The Boohoo Group bought a 34 per cent stake in PLT for £269.8 million in May.

In 2018, the company was called by MPs – alongside Boohoo, Amazon, Asos, PrettyLittleThing and Missguided – to give evidence in an inquiry into the fast fashion industry, The Mirror reports.

Such is Umar's self-belief that when he wanted to launch PLT in the US three years ago, he offered a six-figure sum to reality TV star Kylie Jenner (pictured), half-sister of Kim Kardashian, to appear in one of his £15 orange dresses

Such is Umar’s self-belief that when he wanted to launch PLT in the US three years ago, he offered a six-figure sum to reality TV star Kylie Jenner (pictured), half-sister of Kim Kardashian, to appear in one of his £15 orange dresses

Umar poses with Little Mix at the launch of the girl band's Pretty Little Thing collection at an exclusive party at Aynhoe Park House in Banbury last year

Umar poses with Little Mix at the launch of the girl band’s Pretty Little Thing collection at an exclusive party at Aynhoe Park House in Banbury last year

Dot On Our Watch Satin Crop Top. Sale price: £4 (down from £35)

Lace Celebrate Bandeau Midi Dress. Sale price: £8 (down from £35)

Nasty Gal and Boohoo.com are renowned for affordable fashion, with crop top (left, example) going for as little as £4 in a sale, and dresses (right, example) as low as £8

Umar's lifestyle is decidedly jet-set (pictured in Paris), with his contacts book brimming with A-list stars such as Jennifer Lopez, rapper P Diddy and actor Denzel Washington

Umar’s lifestyle is decidedly jet-set (pictured in Paris), with his contacts book brimming with A-list stars such as Jennifer Lopez, rapper P Diddy and actor Denzel Washington

Mahmud’s parents, who were originally from India, arrived in Manchester from Kenya in 1969 when his father was just two years old. 

The Kamanis were forced to flee to Britain by increasing unrest and draconian employment laws that favoured native Kenyans. 

Entrepreneurial Mahmud sold handbags on a market stall. He invested his money wisely in property and began a wholesale business, Pinstripe, sourcing garments from India.

By the early 2000s, the company was selling £50 million-worth a year to high street brands such as Topshop and Primark, which led to Mahmud setting up the Boohoo brand in 2006. The company’s growth quickly skyrocketed.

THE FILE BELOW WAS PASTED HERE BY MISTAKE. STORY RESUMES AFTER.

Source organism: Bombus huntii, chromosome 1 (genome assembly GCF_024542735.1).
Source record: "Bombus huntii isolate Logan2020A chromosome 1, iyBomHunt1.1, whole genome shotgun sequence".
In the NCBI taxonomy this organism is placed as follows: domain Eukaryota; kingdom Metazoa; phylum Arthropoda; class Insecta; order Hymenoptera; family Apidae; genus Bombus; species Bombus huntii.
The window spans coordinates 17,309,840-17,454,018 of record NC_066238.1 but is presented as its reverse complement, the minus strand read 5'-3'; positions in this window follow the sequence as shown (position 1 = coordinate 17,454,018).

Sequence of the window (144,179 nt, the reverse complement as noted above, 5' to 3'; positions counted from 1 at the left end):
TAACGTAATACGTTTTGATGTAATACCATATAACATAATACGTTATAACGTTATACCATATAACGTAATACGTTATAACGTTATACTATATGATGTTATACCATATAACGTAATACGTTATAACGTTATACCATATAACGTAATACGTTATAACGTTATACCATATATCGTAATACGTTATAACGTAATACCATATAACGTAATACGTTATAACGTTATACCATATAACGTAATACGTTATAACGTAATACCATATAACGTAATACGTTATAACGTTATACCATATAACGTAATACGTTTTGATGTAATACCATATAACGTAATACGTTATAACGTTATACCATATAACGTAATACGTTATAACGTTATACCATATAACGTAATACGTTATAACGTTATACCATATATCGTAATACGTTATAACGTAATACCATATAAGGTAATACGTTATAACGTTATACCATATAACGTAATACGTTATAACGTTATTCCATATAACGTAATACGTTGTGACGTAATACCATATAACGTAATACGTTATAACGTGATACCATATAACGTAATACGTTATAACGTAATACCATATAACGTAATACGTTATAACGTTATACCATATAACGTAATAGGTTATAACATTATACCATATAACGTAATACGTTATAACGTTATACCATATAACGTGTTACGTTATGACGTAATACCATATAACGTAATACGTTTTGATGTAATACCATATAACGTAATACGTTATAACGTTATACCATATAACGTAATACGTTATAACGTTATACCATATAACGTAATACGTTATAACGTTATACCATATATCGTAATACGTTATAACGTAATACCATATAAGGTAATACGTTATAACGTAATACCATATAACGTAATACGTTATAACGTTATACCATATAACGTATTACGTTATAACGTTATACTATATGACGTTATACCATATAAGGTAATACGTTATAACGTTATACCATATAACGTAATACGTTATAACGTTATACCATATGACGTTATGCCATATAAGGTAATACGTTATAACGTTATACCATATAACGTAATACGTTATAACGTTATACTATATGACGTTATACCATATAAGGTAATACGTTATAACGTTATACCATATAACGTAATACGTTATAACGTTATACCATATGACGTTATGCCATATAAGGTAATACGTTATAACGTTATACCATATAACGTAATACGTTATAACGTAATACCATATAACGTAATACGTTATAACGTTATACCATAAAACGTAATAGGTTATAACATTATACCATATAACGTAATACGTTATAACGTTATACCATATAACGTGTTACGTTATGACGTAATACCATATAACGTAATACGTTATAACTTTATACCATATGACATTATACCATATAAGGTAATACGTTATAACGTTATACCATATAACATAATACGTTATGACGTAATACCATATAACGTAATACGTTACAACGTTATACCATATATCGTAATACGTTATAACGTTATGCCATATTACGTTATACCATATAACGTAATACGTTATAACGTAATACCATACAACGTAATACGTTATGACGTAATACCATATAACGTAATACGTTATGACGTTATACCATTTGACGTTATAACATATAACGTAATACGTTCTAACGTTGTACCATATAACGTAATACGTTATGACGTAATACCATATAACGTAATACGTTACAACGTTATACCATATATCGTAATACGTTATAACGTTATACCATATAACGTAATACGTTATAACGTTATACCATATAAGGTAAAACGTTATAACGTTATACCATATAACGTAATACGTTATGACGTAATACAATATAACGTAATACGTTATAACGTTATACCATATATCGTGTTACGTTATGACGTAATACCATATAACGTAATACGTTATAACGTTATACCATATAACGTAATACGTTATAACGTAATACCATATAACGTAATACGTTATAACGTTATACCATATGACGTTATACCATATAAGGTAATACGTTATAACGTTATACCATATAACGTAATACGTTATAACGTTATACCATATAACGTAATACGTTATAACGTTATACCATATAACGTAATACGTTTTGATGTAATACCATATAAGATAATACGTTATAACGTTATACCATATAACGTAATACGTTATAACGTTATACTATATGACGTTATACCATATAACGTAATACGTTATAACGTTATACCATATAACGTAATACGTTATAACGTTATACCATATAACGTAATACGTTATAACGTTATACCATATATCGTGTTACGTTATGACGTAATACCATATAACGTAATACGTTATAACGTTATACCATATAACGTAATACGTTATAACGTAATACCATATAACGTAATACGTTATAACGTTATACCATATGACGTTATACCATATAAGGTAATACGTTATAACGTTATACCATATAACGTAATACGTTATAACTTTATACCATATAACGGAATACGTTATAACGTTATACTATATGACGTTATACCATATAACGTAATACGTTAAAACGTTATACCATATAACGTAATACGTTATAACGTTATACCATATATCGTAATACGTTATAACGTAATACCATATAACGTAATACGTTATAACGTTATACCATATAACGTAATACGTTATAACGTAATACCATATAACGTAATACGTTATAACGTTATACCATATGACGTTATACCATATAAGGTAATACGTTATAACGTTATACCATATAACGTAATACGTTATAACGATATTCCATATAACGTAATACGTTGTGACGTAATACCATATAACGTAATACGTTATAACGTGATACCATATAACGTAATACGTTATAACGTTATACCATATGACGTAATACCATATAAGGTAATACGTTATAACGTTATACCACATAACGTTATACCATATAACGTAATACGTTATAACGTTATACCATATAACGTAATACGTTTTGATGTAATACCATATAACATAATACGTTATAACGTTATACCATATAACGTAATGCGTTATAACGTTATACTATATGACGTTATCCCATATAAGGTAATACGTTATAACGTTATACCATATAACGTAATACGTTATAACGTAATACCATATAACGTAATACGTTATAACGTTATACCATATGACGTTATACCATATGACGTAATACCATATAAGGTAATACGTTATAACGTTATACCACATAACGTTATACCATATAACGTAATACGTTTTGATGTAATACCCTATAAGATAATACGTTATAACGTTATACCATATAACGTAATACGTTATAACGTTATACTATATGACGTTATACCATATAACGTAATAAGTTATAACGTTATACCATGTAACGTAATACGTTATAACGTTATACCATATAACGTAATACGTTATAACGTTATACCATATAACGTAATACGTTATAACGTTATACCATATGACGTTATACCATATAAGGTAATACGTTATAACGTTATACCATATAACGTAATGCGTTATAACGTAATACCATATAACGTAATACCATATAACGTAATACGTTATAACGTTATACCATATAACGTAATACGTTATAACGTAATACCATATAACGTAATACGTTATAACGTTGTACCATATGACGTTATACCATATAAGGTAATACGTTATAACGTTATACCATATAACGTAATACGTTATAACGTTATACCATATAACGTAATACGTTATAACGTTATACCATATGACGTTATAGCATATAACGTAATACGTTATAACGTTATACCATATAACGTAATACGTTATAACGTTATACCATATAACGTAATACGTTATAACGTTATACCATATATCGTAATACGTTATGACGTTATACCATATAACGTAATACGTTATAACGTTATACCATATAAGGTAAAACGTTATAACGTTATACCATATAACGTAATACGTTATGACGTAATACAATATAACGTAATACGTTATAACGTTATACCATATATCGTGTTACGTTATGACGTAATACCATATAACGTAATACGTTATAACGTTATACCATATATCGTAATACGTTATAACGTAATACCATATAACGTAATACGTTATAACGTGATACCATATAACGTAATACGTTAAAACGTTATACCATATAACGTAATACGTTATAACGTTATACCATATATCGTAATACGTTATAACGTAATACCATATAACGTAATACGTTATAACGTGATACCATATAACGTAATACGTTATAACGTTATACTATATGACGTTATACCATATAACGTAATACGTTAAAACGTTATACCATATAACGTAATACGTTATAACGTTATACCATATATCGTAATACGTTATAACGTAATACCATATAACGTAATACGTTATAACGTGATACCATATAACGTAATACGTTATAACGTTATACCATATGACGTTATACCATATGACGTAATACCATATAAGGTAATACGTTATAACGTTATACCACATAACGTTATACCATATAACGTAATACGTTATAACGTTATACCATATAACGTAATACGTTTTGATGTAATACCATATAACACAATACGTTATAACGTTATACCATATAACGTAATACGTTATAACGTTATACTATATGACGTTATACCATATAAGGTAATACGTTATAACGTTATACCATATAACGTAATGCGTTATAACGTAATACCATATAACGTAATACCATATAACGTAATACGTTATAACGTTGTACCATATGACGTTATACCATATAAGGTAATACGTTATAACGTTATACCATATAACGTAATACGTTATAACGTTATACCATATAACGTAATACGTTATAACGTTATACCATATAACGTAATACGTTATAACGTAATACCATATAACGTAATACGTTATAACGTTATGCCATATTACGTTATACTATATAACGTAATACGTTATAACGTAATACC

According to a report by ethicalconsumer.org, Boohoo’s CEO John Lyttle is set to get a £1.04million fee and – if he can increase the value of the company’s shares – a £50million share of his own.

Boohoo’s share value increased by 22 per cent during lockdown as more people turned to at-home online shopping, the report stated. 

Furthermore, senior executives could see increases in salaries between 18 and 30 per cent.

Tatler named PLT co-founder Umar Kamani its eighth most eligible bachelor for 2019, alongside the Duke of Roxburghe and former One Direction star Harry Styles.

His lifestyle is decidedly jet-set, with his contacts book brimming with A-list stars such as Jennifer Lopez, rapper P Diddy and actor Denzel Washington. 

Umar shared a look inside PLT's 650,000 sq ft warehouse. PLT has helped 32-year-old Umar, develop a personal wealth of more than £1 billion

Umar shared a look inside PLT’s 650,000 sq ft warehouse. PLT has helped 32-year-old Umar, develop a personal wealth of more than £1 billion

Such is his self-belief that when he wanted to launch PLT in the US three years ago, he offered a six-figure sum to reality TV star Kylie Jenner, half-sister of Kim Kardashian, to appear in one of his £15 orange dresses.

‘It’s all about the hustle,’ he says, with a shrug. ‘I knew I wanted to be in those circles because I’m obsessed with power.’

Power duly followed. The Kylie Jenner coup led to sales increasing ten-fold and allowed him to buy a seven-bedroom mansion in the Hollywood Hills, complete with basketball court.

His Instagram account reveals the very caricature of a playboy – lunching at Nobu in Malibu wearing Gucci slippers, hanging out with P Diddy at the Grammys and Kylie Jenner at Coachella music festival, and posing at the wheel of a yacht on Italy’s Amalfi Coast.

‘A lot of these people are my friends,’ he says. ‘Will.I.Am is a really good mate – we FaceTime nearly every day – as is P Diddy. I was at the LA Lakers game with Denzel Washington a few weeks ago too.’

Love Island stars such as Molly-Mae Hague and girl band Little Mix are among the celebrities to have publicly endorsed the Pretty Little Thing brand in recent years, with other celebrities including Kylie Jenner, Khloe Kardashian, Nicole Scherzinger and Paris Hilton also seen wearing the label.

It has helped 32-year-old Umar, develop a personal wealth of more than £1 billion.

His wealth has allowed him to buy a fleet of cars, including two Rolls-Royce Phantoms, a £300,000 Lamborghini Aventador, a £92,000 customised G-Class Mercedes and a high-end Range Rover.

Umar hit the headlines in May after it was revealed that he furloughed 86 members of staff at his Manchester-based company – while he enjoyed a spa in Dubai.

He took the decision shortly after the lockdown in order to use the Government’s scheme, which used taxpayers’ money to pay workers 80 per cent of their usual income up to a maximum of £2,500 per month.